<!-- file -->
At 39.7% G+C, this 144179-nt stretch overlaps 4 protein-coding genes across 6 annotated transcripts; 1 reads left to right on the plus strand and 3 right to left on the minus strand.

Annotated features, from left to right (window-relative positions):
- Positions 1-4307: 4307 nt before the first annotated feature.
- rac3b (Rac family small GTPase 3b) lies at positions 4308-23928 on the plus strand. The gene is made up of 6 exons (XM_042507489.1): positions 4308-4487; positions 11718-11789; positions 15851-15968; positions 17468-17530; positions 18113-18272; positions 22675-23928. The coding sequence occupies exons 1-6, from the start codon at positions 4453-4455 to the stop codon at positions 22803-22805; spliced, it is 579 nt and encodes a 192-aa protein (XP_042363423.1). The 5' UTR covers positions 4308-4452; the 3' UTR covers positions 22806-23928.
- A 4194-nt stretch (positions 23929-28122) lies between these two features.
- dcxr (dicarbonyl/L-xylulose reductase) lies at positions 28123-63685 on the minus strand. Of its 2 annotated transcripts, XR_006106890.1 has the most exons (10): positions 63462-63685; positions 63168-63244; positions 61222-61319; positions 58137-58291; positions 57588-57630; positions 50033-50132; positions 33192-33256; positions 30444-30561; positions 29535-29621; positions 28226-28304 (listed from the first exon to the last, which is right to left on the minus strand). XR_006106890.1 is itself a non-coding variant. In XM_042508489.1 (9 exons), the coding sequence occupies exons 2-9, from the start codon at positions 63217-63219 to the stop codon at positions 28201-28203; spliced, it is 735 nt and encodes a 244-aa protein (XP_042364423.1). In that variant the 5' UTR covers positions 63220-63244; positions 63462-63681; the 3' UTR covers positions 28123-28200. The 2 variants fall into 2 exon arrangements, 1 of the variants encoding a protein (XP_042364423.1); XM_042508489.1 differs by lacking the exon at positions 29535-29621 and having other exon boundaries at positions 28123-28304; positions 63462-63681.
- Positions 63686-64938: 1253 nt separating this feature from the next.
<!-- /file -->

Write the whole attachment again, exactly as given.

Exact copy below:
At 39.7% G+C, this 144179-nt stretch overlaps 4 protein-coding genes across 6 annotated transcripts; 1 reads left to right on the plus strand and 3 right to left on the minus strand.

Annotated features, from left to right (window-relative positions):
- Positions 1-4307: 4307 nt before the first annotated feature.
- rac3b (Rac family small GTPase 3b) lies at positions 4308-23928 on the plus strand. The gene is made up of 6 exons (XM_042507489.1): positions 4308-4487; positions 11718-11789; positions 15851-15968; positions 17468-17530; positions 18113-18272; positions 22675-23928. The coding sequence occupies exons 1-6, from the start codon at positions 4453-4455 to the stop codon at positions 22803-22805; spliced, it is 579 nt and encodes a 192-aa protein (XP_042363423.1). The 5' UTR covers positions 4308-4452; the 3' UTR covers positions 22806-23928.
- A 4194-nt stretch (positions 23929-28122) lies between these two features.
- dcxr (dicarbonyl/L-xylulose reductase) lies at positions 28123-63685 on the minus strand. Of its 2 annotated transcripts, XR_006106890.1 has the most exons (10): positions 63462-63685; positions 63168-63244; positions 61222-61319; positions 58137-58291; positions 57588-57630; positions 50033-50132; positions 33192-33256; positions 30444-30561; positions 29535-29621; positions 28226-28304 (listed from the first exon to the last, which is right to left on the minus strand). XR_006106890.1 is itself a non-coding variant. In XM_042508489.1 (9 exons), the coding sequence occupies exons 2-9, from the start codon at positions 63217-63219 to the stop codon at positions 28201-28203; spliced, it is 735 nt and encodes a 244-aa protein (XP_042364423.1). In that variant the 5' UTR covers positions 63220-63244; positions 63462-63681; the 3' UTR covers positions 28123-28200. The 2 variants fall into 2 exon arrangements, 1 of the variants encoding a protein (XP_042364423.1); XM_042508489.1 differs by lacking the exon at positions 29535-29621 and having other exon boundaries at positions 28123-28304; positions 63462-63681.
- Positions 63686-64938: 1253 nt separating this feature from the next.